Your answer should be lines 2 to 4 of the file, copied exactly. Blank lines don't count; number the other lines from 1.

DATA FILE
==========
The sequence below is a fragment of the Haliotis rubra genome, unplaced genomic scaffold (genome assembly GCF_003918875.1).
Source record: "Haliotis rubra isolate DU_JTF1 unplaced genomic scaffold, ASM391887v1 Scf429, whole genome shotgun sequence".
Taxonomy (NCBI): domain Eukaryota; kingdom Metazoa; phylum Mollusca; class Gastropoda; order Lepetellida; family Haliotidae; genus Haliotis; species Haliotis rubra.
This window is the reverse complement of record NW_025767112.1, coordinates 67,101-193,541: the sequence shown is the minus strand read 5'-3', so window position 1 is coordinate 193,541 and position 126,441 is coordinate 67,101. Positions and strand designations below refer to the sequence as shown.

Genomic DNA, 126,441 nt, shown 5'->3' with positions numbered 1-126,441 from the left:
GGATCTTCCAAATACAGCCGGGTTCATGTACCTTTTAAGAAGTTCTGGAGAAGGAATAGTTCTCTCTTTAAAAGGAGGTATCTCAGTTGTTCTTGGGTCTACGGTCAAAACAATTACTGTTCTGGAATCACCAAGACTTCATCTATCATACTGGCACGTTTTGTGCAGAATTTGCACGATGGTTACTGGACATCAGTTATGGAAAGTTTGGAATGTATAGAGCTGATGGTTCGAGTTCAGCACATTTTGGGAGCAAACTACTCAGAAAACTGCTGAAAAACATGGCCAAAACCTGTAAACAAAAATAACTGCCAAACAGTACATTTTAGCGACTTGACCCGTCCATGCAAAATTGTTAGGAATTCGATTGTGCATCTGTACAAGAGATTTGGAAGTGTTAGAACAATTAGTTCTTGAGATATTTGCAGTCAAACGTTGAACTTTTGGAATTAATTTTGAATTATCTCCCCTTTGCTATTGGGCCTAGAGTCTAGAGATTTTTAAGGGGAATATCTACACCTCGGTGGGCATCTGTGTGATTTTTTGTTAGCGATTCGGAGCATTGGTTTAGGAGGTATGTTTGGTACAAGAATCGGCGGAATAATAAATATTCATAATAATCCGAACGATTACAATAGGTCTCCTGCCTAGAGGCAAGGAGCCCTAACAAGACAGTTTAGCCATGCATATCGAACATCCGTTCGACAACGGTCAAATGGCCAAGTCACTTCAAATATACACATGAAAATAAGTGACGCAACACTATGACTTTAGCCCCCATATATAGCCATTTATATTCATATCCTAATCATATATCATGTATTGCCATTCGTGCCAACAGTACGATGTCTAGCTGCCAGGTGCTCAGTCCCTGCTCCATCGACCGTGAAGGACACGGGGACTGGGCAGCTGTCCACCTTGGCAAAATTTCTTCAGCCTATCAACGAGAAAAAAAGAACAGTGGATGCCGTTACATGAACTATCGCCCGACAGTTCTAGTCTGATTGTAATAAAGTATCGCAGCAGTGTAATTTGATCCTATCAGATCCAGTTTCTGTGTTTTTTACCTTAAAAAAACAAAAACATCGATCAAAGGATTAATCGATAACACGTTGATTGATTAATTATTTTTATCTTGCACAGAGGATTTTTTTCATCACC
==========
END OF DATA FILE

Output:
Source record: "Haliotis rubra isolate DU_JTF1 unplaced genomic scaffold, ASM391887v1 Scf429, whole genome shotgun sequence".
Taxonomy (NCBI): domain Eukaryota; kingdom Metazoa; phylum Mollusca; class Gastropoda; order Lepetellida; family Haliotidae; genus Haliotis; species Haliotis rubra.
This window is the reverse complement of record NW_025767112.1, coordinates 67,101-193,541: the sequence shown is the minus strand read 5'-3', so window position 1 is coordinate 193,541 and position 126,441 is coordinate 67,101. Positions and strand designations below refer to the sequence as shown.